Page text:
Cory Cuthbertson (2016)
Keywords: Experimental archaeology, lithics, theory of mind, language, social learning, cultural transmission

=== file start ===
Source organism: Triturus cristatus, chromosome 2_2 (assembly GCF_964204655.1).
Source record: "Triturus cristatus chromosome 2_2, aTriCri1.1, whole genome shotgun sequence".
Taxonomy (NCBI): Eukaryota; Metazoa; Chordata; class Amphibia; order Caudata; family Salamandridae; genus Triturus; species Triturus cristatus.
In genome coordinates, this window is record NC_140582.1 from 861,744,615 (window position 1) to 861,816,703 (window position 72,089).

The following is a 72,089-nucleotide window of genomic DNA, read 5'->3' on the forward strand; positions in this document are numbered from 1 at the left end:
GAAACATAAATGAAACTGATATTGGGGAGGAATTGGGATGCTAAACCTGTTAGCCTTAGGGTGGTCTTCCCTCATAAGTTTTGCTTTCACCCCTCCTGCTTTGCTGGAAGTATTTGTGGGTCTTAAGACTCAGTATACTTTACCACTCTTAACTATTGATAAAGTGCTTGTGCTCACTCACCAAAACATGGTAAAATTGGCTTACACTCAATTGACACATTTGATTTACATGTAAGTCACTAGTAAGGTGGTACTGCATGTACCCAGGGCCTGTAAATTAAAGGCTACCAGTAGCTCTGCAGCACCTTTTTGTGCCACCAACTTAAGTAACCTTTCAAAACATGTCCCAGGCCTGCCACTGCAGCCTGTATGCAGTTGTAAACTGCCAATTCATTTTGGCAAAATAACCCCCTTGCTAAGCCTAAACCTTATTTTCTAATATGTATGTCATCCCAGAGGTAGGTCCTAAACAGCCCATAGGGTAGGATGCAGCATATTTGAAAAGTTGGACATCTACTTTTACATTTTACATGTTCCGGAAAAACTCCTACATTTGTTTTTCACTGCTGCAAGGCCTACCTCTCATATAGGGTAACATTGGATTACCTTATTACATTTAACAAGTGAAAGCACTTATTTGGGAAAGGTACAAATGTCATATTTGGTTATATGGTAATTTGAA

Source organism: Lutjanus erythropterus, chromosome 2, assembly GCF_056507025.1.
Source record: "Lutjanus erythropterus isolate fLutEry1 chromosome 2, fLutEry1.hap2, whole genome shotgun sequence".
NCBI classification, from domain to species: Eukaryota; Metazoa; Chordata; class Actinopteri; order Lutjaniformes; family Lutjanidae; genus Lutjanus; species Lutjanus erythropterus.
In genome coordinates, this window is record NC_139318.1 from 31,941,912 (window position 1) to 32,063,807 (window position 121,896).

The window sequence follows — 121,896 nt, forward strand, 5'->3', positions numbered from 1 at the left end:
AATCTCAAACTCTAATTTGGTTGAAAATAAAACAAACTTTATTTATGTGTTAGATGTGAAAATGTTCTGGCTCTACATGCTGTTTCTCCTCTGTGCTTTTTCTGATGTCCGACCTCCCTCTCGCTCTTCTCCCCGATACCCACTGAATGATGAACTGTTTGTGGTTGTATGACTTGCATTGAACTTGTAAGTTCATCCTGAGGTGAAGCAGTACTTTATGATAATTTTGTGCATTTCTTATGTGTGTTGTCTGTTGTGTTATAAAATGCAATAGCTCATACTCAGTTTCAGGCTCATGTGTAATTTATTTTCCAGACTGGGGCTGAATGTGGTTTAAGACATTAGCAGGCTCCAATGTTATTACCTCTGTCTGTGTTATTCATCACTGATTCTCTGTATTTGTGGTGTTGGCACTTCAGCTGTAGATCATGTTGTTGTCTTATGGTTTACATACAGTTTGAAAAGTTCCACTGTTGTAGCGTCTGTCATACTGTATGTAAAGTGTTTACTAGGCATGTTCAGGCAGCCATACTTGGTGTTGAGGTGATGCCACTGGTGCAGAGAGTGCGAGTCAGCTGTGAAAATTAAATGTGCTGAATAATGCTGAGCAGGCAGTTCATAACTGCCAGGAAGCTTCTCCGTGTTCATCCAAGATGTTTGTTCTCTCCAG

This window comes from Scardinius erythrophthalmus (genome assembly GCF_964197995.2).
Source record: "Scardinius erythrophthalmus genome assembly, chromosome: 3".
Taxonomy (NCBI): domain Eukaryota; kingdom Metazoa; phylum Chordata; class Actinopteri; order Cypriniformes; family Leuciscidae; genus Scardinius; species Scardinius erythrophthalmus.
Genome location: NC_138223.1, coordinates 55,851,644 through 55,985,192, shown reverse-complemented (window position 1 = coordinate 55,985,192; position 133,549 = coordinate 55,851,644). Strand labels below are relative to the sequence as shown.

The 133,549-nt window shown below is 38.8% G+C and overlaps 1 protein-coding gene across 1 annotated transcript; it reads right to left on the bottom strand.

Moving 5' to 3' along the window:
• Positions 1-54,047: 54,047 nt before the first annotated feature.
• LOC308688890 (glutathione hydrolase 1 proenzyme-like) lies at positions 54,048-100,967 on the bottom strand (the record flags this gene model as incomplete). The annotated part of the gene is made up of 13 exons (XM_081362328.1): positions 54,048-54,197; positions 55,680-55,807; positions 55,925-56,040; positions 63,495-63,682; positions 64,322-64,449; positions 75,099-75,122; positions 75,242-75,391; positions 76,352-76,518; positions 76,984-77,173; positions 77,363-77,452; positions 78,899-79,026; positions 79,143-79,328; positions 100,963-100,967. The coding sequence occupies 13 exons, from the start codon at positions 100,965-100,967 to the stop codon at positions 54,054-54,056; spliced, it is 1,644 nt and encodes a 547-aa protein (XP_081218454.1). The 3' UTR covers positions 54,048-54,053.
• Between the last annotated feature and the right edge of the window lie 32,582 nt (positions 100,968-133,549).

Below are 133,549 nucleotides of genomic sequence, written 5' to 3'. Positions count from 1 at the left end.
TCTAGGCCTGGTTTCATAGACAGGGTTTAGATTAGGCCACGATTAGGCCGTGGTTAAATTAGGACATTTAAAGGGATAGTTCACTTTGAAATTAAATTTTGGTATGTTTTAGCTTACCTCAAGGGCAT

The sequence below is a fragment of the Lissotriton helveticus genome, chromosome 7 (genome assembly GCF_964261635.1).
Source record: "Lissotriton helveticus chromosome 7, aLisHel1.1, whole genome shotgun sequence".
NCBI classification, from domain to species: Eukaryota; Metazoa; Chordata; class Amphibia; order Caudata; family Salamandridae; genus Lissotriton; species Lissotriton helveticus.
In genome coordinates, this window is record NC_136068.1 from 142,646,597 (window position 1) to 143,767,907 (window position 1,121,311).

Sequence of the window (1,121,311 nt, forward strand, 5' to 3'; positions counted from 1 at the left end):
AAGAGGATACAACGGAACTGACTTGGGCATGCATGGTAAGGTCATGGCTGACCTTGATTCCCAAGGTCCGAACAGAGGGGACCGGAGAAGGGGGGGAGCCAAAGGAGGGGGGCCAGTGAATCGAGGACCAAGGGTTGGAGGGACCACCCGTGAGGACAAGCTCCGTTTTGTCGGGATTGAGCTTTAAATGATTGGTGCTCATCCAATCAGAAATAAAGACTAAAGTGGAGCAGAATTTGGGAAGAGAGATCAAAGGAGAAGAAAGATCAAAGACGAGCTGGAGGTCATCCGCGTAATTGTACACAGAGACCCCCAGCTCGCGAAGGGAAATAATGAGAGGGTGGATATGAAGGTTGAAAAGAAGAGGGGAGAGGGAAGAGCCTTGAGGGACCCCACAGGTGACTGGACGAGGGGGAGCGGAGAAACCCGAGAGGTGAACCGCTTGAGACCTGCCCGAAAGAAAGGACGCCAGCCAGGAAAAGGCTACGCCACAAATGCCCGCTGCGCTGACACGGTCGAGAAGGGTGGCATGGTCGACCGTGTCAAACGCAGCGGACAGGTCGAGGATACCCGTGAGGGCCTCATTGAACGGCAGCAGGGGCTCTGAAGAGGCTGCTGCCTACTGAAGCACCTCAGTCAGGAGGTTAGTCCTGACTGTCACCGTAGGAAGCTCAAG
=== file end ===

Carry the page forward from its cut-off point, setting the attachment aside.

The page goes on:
Lithic manufacture methods vary in complexity, as do the cognitive requirements to transmit and learn them. Palaeolithic intra-assemblage variability in lithic form may show differential patterning based on the method of cultural transmission used to acquire a technique, because higher fidelity transmission methods allow more faithful replication to take place; a low level of variability may therefore only be possible to those with high fidelity cultural transmission, allowed by cognitively complex social learning methods such as imitation sensu stricto, and teaching. If true, identifying particular social learning methods in the archaeological record would indicate the cognitive and linguistic requirements for that transmission. An experiment was conducted where 4 groups of 5 novice knappers made bifacial tools under different simulated social learning environments, in order to compare tool and debitage variability levels. Standardised porcelain blanks allowed for controlled analysis. 110 ‘handaxes’ were compared for 2D shape, weight, and scar count, while flake analysis compared weight, number and size of flakes. As participants practiced, their tool forms began to more faithfully copy the model, and thus more closely resemble each other’s. This was especially pronounced in the high fidelity groups, while the low fidelity group retained a higher level of variability. These results support the effect of social learning as impacting tool variability and highlight its potential as indicative of Palaeolithic cognitive and linguistic ability.